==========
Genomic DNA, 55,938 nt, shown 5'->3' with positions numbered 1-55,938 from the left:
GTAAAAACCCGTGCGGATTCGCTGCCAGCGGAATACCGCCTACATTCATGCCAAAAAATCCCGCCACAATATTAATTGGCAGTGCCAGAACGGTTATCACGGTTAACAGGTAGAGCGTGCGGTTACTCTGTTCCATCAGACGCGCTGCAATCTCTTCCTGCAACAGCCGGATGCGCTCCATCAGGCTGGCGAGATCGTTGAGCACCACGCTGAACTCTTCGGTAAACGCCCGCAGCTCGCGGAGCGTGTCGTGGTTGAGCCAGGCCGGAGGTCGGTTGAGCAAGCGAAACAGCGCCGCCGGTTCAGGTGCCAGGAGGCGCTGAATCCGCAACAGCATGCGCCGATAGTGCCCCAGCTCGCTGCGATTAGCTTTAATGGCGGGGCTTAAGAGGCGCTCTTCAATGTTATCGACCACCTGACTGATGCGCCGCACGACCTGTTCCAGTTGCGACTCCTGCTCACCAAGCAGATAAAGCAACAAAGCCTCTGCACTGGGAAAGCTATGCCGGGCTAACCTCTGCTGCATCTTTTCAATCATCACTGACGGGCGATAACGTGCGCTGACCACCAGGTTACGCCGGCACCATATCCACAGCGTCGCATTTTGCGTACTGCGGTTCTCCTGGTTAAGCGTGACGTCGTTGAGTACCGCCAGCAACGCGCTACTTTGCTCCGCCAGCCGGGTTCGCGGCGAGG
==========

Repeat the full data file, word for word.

Genomic DNA, 55,938 nt, shown 5'->3' with positions numbered 1-55,938 from the left:
GTAAAAACCCGTGCGGATTCGCTGCCAGCGGAATACCGCCTACATTCATGCCAAAAAATCCCGCCACAATATTAATTGGCAGTGCCAGAACGGTTATCACGGTTAACAGGTAGAGCGTGCGGTTACTCTGTTCCATCAGACGCGCTGCAATCTCTTCCTGCAACAGCCGGATGCGCTCCATCAGGCTGGCGAGATCGTTGAGCACCACGCTGAACTCTTCGGTAAACGCCCGCAGCTCGCGGAGCGTGTCGTGGTTGAGCCAGGCCGGAGGTCGGTTGAGCAAGCGAAACAGCGCCGCCGGTTCAGGTGCCAGGAGGCGCTGAATCCGCAACAGCATGCGCCGATAGTGCCCCAGCTCGCTGCGATTAGCTTTAATGGCGGGGCTTAAGAGGCGCTCTTCAATGTTATCGACCACCTGACTGATGCGCCGCACGACCTGTTCCAGTTGCGACTCCTGCTCACCAAGCAGATAAAGCAACAAAGCCTCTGCACTGGGAAAGCTATGCCGGGCTAACCTCTGCTGCATCTTTTCAATCATCACTGACGGGCGATAACGTGCGCTGACCACCAGGTTACGCCGGCACCATATCCACAGCGTCGCATTTTGCGTACTGCGGTTCTCCTGGTTAAGCGTGACGTCGTTGAGTACCGCCAGCAACGCGCTACTTTGCTCCGCCAGCCGGGTTCGCGGCGAGG